One obstacle to passing an ordinance in Albemarle for individual owners and developers alike is concern about potential limits on the use or appearance of the property. “People are sometimes concerned about the marketability of a property that is designated as historic,” said Ross Stevens, longtime real estate broker and member of the HPC, though he noted that the designation can also be a selling point. There can be tax benefits to owning a historic structure in the form of tax deductions on the value of home projects and upgrades, and Stevens thinks these are a key inducement. “Property owners must have the proper incentives to want to preserve their properties, just as the conservation easements on land are fabulous incentives for people to benefit from and preserve their land,” he said.
“What people may not realize is that the goal of an ordinance is as much to protect what’s around them as their own property,” said Spengler of Preservation Piedmont. Indeed, education of property owners is an important part of the county’s Historic Preservation Plan. Steven Meeks, president of the Albemarle Charlottesville Historical Society, is well versed in the history of trying to preserve history in the region, and he takes the long view. “I think if you are fortunate enough to own one of these historic resources, you ought to be prepared to help maintain it and preserve it,” he said. “It’s your property, but it’s part of our culture, our heritage.”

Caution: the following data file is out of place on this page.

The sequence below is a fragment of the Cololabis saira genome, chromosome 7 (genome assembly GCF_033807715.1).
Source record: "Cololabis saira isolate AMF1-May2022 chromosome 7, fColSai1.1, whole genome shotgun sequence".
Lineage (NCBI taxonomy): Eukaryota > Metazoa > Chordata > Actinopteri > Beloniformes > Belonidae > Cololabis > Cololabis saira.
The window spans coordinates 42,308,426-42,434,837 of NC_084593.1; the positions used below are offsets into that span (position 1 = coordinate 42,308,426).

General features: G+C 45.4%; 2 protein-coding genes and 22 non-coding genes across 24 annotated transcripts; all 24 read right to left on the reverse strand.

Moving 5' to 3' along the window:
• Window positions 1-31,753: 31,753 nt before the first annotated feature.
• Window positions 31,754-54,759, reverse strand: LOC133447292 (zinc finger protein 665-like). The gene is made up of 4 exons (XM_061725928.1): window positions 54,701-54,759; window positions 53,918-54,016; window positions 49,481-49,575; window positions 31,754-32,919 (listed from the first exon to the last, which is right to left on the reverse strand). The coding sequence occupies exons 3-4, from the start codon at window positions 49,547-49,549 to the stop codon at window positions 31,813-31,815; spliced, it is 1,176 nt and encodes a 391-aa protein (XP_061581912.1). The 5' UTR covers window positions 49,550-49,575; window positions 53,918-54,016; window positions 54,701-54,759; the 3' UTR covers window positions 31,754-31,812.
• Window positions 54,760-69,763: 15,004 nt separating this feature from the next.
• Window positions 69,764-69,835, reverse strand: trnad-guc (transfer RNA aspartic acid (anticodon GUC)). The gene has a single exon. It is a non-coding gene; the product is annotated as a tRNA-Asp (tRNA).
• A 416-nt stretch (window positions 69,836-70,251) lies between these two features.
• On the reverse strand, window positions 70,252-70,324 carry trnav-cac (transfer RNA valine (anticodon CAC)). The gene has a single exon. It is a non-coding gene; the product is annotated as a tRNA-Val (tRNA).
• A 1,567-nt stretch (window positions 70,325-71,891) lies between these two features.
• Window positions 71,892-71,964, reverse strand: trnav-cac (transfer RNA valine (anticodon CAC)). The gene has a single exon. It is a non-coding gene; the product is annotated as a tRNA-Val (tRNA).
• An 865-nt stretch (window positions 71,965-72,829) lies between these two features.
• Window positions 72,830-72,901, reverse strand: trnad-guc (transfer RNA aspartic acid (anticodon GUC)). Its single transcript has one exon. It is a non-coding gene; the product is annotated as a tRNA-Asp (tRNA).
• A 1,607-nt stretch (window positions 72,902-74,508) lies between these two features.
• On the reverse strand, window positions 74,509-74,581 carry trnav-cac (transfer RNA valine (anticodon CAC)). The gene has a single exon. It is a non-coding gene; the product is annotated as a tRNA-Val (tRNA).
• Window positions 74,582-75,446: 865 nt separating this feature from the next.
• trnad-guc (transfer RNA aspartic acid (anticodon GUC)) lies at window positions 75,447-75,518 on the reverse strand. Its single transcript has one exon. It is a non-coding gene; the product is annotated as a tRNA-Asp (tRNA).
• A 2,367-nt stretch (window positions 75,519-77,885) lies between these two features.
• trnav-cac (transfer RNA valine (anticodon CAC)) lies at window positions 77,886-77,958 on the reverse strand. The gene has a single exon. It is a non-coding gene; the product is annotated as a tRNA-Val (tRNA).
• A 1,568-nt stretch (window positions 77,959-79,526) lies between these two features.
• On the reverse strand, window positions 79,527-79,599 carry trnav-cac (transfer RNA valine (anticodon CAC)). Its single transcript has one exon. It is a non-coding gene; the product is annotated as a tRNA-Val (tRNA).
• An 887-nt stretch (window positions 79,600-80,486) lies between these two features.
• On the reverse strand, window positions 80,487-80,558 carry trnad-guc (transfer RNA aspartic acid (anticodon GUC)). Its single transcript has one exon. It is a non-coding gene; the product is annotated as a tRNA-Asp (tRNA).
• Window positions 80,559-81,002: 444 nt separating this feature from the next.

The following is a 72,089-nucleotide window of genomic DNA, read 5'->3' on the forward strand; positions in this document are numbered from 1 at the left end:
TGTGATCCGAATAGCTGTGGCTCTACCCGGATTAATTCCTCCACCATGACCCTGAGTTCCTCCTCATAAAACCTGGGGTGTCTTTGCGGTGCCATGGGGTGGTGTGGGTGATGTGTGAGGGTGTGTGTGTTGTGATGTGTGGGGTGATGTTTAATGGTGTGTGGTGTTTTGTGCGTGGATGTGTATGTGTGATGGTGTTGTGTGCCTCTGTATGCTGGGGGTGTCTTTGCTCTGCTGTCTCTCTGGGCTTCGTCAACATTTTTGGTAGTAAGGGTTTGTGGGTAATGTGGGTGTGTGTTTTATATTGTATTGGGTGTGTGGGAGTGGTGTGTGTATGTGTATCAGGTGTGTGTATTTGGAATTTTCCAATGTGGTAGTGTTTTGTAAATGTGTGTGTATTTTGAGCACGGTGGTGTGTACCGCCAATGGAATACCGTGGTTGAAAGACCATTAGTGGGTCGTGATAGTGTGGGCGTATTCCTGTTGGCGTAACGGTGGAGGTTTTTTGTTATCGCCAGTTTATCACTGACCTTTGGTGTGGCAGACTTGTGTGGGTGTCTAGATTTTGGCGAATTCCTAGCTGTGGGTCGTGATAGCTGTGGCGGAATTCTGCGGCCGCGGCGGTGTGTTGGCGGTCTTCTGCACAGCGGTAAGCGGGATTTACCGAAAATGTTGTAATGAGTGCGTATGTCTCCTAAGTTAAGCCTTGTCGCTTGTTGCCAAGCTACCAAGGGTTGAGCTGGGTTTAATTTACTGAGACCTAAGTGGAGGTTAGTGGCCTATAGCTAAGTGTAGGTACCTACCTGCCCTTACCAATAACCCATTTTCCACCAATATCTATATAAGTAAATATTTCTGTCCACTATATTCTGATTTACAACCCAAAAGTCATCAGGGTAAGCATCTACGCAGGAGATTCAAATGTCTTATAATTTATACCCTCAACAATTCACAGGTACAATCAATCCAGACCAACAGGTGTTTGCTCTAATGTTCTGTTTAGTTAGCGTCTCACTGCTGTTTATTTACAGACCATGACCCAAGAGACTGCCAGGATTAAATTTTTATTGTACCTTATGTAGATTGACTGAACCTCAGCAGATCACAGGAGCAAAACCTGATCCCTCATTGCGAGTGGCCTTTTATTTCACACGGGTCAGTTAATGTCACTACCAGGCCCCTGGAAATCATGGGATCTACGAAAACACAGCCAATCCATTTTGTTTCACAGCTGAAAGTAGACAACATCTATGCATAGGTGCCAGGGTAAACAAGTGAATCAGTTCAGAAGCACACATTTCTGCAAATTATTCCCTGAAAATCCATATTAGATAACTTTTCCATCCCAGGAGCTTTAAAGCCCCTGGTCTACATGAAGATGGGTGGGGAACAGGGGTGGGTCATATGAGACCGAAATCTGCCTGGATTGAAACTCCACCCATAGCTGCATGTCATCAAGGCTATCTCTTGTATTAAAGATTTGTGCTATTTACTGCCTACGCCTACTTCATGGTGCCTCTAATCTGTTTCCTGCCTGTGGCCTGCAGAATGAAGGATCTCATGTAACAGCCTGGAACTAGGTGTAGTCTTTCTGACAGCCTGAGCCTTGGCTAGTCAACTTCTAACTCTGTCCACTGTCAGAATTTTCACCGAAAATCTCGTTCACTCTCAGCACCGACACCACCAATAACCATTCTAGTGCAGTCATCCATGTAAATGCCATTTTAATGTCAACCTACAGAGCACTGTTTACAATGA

In the absence of an ordinance, what else can be done? One technique is to keep a record of historic houses by surveying the structures before they are torn down. “The National Park Service has guidelines for documenting a historic property, which include creating a footprint, taking measurements, and taking outside and inside photos,” explained Spengler. “It’s a complete record, so that if someone later would want to understand what it looked like after it’s gone, they could see it.” Requests for demolition permits are routed through the county Planning office so these surveys can be conducted before the structure is gone. The Smith house was documented by local historians Meeks and Stevens several weeks ago, thanks to this process.
Developers themselves, recognizing the character that a historic structure lends to an area, have provided several recent success stories. Hunter Craig preserved the original farmhouse in the Western Ridge development and renovated it as the community’s clubhouse. The Bain House at Bargamin Park was restored and is now the centerpiece of that neighborhood. In northern Albemarle, a Jefferson-era house was discovered by the owners of the planned Brookhill development, and the house will be preserved and protected while awaiting National Register of Historic Places certification.
Awaiting the county’s next move, Jean Hiatt tried to find a silver lining in the destruction of the Smith house. “Seeing something like this happen might encourage the citizens of Albemarle to become more involved, to think about asking their Board of Supervisors for a historic preservation ordinance,” she said. She and others working to save historic places hope it won’t be too little, too late.